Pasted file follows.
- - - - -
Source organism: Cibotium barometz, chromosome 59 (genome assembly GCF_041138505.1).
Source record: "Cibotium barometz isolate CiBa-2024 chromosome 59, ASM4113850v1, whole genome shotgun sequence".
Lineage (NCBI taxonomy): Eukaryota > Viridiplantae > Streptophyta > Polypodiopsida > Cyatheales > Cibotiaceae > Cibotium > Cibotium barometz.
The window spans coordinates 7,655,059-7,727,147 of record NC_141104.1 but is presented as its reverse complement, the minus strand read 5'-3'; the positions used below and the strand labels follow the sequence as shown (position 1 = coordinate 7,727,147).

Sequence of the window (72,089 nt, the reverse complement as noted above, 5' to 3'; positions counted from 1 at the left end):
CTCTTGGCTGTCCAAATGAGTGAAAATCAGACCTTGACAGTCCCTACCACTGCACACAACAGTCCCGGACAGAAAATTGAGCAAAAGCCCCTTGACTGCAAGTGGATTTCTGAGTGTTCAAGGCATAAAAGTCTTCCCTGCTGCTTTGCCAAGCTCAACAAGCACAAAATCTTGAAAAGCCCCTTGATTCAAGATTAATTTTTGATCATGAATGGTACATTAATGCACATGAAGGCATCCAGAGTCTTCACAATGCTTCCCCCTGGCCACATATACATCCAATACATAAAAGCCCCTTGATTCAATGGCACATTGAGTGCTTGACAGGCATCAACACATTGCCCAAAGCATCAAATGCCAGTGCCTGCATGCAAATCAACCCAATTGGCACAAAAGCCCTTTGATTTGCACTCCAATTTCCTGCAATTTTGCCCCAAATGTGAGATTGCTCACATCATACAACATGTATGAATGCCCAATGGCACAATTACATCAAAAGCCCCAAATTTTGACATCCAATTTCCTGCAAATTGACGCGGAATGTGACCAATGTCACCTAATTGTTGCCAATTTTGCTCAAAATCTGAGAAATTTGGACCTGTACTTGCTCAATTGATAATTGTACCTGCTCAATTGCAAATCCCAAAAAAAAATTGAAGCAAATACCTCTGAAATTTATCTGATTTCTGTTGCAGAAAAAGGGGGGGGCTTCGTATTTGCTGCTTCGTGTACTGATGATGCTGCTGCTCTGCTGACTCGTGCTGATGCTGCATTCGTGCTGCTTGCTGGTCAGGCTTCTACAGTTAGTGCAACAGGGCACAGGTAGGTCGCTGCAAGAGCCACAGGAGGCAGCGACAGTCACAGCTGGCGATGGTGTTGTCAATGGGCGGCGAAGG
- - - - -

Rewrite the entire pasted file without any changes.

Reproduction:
Source organism: Cibotium barometz, chromosome 59 (genome assembly GCF_041138505.1).
Source record: "Cibotium barometz isolate CiBa-2024 chromosome 59, ASM4113850v1, whole genome shotgun sequence".
Lineage (NCBI taxonomy): Eukaryota > Viridiplantae > Streptophyta > Polypodiopsida > Cyatheales > Cibotiaceae > Cibotium > Cibotium barometz.
The window spans coordinates 7,655,059-7,727,147 of record NC_141104.1 but is presented as its reverse complement, the minus strand read 5'-3'; the positions used below and the strand labels follow the sequence as shown (position 1 = coordinate 7,727,147).

Sequence of the window (72,089 nt, the reverse complement as noted above, 5' to 3'; positions counted from 1 at the left end):
CTCTTGGCTGTCCAAATGAGTGAAAATCAGACCTTGACAGTCCCTACCACTGCACACAACAGTCCCGGACAGAAAATTGAGCAAAAGCCCCTTGACTGCAAGTGGATTTCTGAGTGTTCAAGGCATAAAAGTCTTCCCTGCTGCTTTGCCAAGCTCAACAAGCACAAAATCTTGAAAAGCCCCTTGATTCAAGATTAATTTTTGATCATGAATGGTACATTAATGCACATGAAGGCATCCAGAGTCTTCACAATGCTTCCCCCTGGCCACATATACATCCAATACATAAAAGCCCCTTGATTCAATGGCACATTGAGTGCTTGACAGGCATCAACACATTGCCCAAAGCATCAAATGCCAGTGCCTGCATGCAAATCAACCCAATTGGCACAAAAGCCCTTTGATTTGCACTCCAATTTCCTGCAATTTTGCCCCAAATGTGAGATTGCTCACATCATACAACATGTATGAATGCCCAATGGCACAATTACATCAAAAGCCCCAAATTTTGACATCCAATTTCCTGCAAATTGACGCGGAATGTGACCAATGTCACCTAATTGTTGCCAATTTTGCTCAAAATCTGAGAAATTTGGACCTGTACTTGCTCAATTGATAATTGTACCTGCTCAATTGCAAATCCCAAAAAAAAATTGAAGCAAATACCTCTGAAATTTATCTGATTTCTGTTGCAGAAAAAGGGGGGGGCTTCGTATTTGCTGCTTCGTGTACTGATGATGCTGCTGCTCTGCTGACTCGTGCTGATGCTGCATTCGTGCTGCTTGCTGGTCAGGCTTCTACAGTTAGTGCAACAGGGCACAGGTAGGTCGCTGCAAGAGCCACAGGAGGCAGCGACAGTCACAGCTGGCGATGGTGTTGTCAATGGGCGGCGAAGG